Welsh Marches

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Wales, march of (or marches of Wales). Comparable to ‘mark’ (German) and ‘marche’ (French), signifying, from the 11th cent., the frontier or borderland between the English shires and unsubdued Welsh kingdoms. It was an extensive and fluctuating region covered by a large number of lordships, from the north-east coast of Wales (e.g. Denbigh lordship) to the far south-west of Wales (e.g. Pembroke lordship). It arose from the Anglo-Norman conquests from the 11th cent. onwards, and parts were a theatre of war until the late 13th. By 1300 the march enjoyed stability, politically and militarily, governmentally and socially. Its distinctive society embraced native and immigrant, Welsh, English, and French languages, and peculiar customs and laws. ‘Marcher lords’ enjoyed great authority to govern and exploit; the king's writ did not run and the common law did not normally operate there. Although marcher lordships had common characteristics, they formed a diverse and fragmented polity. There was no effective, supervisory authority, and the march acquired a reputation for independence and lawlessness. These matters were seriously addressed from Edward IV's reign by a Council of the March', developing from the councils of English princes of Wales. The march played a significant role in English politics, for many marcher lords were English nobles and their lordships provided men, money, power, and a refuge in uncertain times. By the Act of Union (1536), the marcher lordships were absorbed in new or existing English or Welsh shires; but marcher lords survived and so did some of their rights over land and tenant.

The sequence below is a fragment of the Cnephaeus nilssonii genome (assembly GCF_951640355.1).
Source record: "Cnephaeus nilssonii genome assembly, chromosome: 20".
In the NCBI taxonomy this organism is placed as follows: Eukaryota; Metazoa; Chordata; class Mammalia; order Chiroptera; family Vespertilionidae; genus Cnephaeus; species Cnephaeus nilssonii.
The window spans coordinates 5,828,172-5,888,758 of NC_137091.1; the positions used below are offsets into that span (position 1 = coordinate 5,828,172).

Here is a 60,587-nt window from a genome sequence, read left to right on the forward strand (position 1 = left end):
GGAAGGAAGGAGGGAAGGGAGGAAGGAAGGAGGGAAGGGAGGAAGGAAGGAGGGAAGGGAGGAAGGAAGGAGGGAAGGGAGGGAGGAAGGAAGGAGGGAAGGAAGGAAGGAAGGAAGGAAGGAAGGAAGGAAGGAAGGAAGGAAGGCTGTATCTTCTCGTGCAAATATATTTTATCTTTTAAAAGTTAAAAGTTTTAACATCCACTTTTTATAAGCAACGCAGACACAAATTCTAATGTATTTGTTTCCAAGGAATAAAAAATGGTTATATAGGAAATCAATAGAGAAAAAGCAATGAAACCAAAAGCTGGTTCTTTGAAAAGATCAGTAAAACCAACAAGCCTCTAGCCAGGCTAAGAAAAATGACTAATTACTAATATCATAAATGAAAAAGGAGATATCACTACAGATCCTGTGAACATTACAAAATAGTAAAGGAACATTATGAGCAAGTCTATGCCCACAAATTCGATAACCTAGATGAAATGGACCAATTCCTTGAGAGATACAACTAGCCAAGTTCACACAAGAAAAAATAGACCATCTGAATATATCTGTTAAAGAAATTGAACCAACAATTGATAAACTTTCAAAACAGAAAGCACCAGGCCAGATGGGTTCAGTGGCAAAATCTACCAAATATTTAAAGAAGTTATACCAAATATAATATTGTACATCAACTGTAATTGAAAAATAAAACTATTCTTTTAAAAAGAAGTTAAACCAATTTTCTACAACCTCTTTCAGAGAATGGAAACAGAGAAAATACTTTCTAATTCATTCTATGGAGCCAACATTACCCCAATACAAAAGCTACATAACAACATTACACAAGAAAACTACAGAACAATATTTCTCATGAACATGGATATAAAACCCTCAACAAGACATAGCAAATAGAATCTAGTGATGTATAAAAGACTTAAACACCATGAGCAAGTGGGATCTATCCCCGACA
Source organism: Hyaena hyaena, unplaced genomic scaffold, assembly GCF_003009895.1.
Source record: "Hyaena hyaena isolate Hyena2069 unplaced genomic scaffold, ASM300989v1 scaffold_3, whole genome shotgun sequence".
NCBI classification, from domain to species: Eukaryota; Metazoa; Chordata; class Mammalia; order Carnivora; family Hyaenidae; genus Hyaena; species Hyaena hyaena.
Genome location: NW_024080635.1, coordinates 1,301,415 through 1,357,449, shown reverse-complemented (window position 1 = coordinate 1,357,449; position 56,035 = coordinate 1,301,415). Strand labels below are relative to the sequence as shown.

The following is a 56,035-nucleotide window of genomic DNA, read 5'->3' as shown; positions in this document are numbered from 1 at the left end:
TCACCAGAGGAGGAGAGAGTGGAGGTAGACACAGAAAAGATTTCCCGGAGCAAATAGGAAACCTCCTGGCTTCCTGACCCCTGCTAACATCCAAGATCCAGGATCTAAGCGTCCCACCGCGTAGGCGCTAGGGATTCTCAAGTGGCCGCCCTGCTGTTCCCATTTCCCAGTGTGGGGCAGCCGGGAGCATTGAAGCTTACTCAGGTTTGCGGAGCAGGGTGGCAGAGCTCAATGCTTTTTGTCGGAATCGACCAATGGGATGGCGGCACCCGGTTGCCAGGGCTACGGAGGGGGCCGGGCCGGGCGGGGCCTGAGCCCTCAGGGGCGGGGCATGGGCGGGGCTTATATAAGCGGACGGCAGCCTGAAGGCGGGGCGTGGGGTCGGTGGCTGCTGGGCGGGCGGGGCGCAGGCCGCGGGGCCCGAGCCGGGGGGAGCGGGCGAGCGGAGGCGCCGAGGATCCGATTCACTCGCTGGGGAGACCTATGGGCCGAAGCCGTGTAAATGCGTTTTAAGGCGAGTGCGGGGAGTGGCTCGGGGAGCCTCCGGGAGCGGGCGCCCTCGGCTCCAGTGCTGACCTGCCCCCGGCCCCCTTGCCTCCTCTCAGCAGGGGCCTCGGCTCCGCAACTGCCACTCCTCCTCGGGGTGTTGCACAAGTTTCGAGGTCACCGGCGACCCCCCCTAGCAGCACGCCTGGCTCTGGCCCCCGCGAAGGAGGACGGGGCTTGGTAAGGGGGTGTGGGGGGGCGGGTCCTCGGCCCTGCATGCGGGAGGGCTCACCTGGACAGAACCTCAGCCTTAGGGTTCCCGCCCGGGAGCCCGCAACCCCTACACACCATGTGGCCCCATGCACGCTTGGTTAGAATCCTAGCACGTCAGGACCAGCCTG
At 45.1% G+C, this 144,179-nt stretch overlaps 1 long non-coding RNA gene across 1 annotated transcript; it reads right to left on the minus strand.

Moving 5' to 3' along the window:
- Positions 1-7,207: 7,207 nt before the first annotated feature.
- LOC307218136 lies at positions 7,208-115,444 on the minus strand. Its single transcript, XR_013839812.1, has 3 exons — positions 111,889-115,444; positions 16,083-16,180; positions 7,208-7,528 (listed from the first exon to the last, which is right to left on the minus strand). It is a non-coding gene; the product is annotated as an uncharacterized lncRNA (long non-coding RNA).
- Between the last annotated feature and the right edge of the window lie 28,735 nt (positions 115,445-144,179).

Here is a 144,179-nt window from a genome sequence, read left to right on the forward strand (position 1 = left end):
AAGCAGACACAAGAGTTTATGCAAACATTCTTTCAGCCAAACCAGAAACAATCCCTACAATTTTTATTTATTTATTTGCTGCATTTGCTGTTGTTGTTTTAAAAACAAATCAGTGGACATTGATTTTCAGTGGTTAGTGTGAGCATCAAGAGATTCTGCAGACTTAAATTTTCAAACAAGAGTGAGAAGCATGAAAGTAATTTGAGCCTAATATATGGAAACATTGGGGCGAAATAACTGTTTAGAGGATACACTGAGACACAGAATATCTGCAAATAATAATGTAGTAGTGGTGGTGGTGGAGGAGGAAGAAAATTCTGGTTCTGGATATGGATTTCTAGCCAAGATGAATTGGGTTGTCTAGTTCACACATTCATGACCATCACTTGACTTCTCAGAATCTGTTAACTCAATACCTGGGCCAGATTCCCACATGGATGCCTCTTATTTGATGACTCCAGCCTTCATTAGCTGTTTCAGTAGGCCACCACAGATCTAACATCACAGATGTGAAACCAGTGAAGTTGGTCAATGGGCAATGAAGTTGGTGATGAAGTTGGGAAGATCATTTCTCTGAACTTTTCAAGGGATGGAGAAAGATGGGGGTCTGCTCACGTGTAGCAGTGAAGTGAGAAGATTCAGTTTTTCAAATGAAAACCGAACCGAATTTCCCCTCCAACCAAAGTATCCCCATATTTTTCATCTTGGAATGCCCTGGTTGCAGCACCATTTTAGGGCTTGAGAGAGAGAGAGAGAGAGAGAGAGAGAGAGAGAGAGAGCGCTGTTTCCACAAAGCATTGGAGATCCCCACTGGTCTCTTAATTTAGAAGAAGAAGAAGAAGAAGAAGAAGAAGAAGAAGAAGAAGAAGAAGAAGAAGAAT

Ralph Alan Griffiths

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Welsh Marches, lands in Wales along the English border. After the Norman conquest of England in the 11th cent., William I established the border earldoms of Chester, Shrewsbury, and Hereford to protect his English kingdom. Norman barons were encouraged by William's successors to conquer and hold other earldoms in the east of Wales. These nobles ruled as petty feudal princes, owing allegiance only to the king. Attempts to control the resulting lawlessness were made by Edward I and by Edward IV, who set up the Council of Wales and the Marches in 1471. Finally the act of Union (1536) abolished the more than 100 marcher lordships, providing for their division into Welsh shires or their incorporation into English counties.